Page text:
June 18, 2019
Growth

Converting free users to customers with the bowling alley framework

At this point, most SaaS folks know that user onboarding isn’t just important—it’s a necessary part of getting your free trial or freemium users to convert to paying customers.

But even companies that understand its importance can have trouble implementing a streamlined and effective onboarding experience. I’ve been helping SaaS businesses improve their user onboarding for years. One of the most effective ways I’ve found to help companies streamline their new user experience and improve activation, retention, and revenue is through what I call the bowling alley framework.

In case it’s been a while since you last attended a team outing or children’s birthday party at the lanes, here’s a quick refresher on how bowling works:

a diagram of bowling showing the ball, a straight line to the pins, and bumpers along either sidep

You’ve got 10 pins in a triangular formation at the end of a 60-foot lane, and your goal is to knock down as many as possible by rolling a ball down the center of that lane, avoiding the gutters on either side.

For skilled bowlers, those gutters present an enjoyable challenge. For beginners, having their ball roll into the gutter and ending a round scoreless is a frustrating experience. To make things easier and more enjoyable for these players, Phil Kinzer invented bumper bowling, in which a bumper on either side of the lane prevents balls from falling into the gutters.

Putting up bumpers virtually guarantees that players will knock down more pins and increases their rate of success.

The same principle can be applied to your product: Putting up the right bumpers help users avoid pitfalls and guide them to the desired outcome.

A diagram overlaying the bowling analogy on business goals. It shows a direct line form current state to desired outcome with conversational and product bumpers alongside the path.

When users get sidetracked or leave the product, it’s our job to nudge them back in the right direction with bumpers inside the product (product bumpers) and outside (conversational bumpers).

You’re probably already some of this. The bowling alley framework can help you do it more effectively.

To master the bowling alley framework, you need to do 2 things:

  1. Develop your straight line
  2. Put up your bumpers

We’ll take a closer look at each step below.

1. Develop your straight line

A straight line is the shortest distance between Point A and Point B. Developing a straight-line onboarding experience is one of the best ways to remove pain and friction in your product and get users where they need to go quickly.

In a sales-led organization, you’d take people from Point A to B through a sales cycle. A product-led company thinks bigger: Point B isn’t the moment someone fulfills a purchase order—it’s the moment when a user extracts real value from your product and decides: “yeah, this is a product worth paying for.”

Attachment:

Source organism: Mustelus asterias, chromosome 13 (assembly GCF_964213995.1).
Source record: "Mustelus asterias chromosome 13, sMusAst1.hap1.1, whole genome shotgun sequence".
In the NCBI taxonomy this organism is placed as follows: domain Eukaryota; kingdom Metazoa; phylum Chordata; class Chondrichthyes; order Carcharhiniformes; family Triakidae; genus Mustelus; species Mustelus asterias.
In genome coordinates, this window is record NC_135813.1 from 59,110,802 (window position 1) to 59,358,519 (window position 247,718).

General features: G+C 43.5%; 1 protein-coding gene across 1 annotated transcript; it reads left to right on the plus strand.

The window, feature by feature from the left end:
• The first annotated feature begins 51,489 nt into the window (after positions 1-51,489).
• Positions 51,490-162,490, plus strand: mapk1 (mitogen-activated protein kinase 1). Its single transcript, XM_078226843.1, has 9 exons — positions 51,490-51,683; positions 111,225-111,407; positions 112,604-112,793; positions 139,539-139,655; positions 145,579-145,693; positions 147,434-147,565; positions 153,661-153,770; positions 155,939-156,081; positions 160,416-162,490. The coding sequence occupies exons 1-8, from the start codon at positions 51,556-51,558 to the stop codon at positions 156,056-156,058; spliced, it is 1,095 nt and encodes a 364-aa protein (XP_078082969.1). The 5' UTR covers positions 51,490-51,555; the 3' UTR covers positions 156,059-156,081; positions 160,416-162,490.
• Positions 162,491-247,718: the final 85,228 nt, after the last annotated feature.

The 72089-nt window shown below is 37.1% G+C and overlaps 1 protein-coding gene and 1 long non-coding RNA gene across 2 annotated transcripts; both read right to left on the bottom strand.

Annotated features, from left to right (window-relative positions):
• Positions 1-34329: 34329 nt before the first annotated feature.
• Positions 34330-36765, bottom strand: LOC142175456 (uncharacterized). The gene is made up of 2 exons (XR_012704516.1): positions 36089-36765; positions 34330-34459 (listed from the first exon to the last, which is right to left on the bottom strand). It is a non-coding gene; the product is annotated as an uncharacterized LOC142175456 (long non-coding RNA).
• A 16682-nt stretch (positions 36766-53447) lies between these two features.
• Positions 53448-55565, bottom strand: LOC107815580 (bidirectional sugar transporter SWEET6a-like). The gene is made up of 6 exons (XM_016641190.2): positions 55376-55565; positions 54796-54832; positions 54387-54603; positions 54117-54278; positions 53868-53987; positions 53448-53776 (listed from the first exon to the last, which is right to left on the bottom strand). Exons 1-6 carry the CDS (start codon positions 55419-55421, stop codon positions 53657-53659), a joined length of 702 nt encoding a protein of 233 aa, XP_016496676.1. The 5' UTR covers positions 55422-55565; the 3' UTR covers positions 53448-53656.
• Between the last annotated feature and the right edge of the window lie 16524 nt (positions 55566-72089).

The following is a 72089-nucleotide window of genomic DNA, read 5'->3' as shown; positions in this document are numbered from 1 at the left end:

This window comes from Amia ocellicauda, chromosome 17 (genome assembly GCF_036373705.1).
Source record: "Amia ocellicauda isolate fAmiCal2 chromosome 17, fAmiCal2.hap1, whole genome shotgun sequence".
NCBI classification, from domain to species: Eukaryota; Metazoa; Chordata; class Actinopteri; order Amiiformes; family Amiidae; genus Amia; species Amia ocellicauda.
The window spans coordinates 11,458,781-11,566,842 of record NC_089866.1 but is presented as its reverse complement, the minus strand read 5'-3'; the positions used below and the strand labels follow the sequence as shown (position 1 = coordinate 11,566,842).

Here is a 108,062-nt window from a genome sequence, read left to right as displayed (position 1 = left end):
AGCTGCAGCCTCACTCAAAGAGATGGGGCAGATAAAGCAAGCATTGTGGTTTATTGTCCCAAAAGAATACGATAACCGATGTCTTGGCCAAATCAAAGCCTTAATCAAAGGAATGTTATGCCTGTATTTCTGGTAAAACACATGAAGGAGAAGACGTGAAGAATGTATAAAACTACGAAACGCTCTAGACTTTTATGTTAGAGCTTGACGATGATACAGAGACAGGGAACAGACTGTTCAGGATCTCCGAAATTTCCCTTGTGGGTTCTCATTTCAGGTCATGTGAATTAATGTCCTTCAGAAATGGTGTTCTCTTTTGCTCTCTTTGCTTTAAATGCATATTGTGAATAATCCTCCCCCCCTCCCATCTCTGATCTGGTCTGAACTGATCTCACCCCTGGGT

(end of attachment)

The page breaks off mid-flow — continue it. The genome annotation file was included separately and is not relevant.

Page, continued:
The problem is that most users never make it to Point B. Why? Most often, we don’t know the desired outcome people are looking for, the reason they signed up to use your product. And when you don’t know what people want, it’s hard to deliver value.

Take Canva, for example. You can use their product to create posters, cards, presentations—you name it. There’s an almost infinite amount of use cases for Canva’s tool. Without some prescriptive guidance for new users, how would anyone know where to start? Canva is a simple tool; most users could figure things out eventually—but after how long?

To reduce their users’ time to value, Canva created clear, straightforward paths to various Points B. For instance, they created a webpage that shows exactly how to create a poster. On this page, you simply click the call to action to create a poster, and within seconds you’re editing a demo poster within the product.

By understanding the problems people were searching to solve (e.g. how to design a poster) and customizing the onboarding experience to help users solve them, Canva cut their time-to-value in half.

Making it easier for users to achieve value doesn’t just make for better a user experience (although it does, and that’s a critical component of product-led growth)—it’s how you get more free users to convert to paying customers. As Lincoln Murphy of Sixteen Ventures explains:

“You’ll get that ‘they convert to a paying customer’ outcome you want, by focusing on the outcome they want.”

Once you’ve identified your desired outcomes and have your straight line(s) in place, you’ll want to put up your bumpers to prevent users from ending in the gutters.

2. Put up your bumpers

There are 2 types of bumpers that we can put up, each of which can take a variety of forms depending on your product, audience, and strategies.

  • Product bumpers happen inside the product itself and guide users to adopt a product through using it.
  • Conversational bumpers educate users, bring them back into the application, and can prompt them eventually upgrade their account.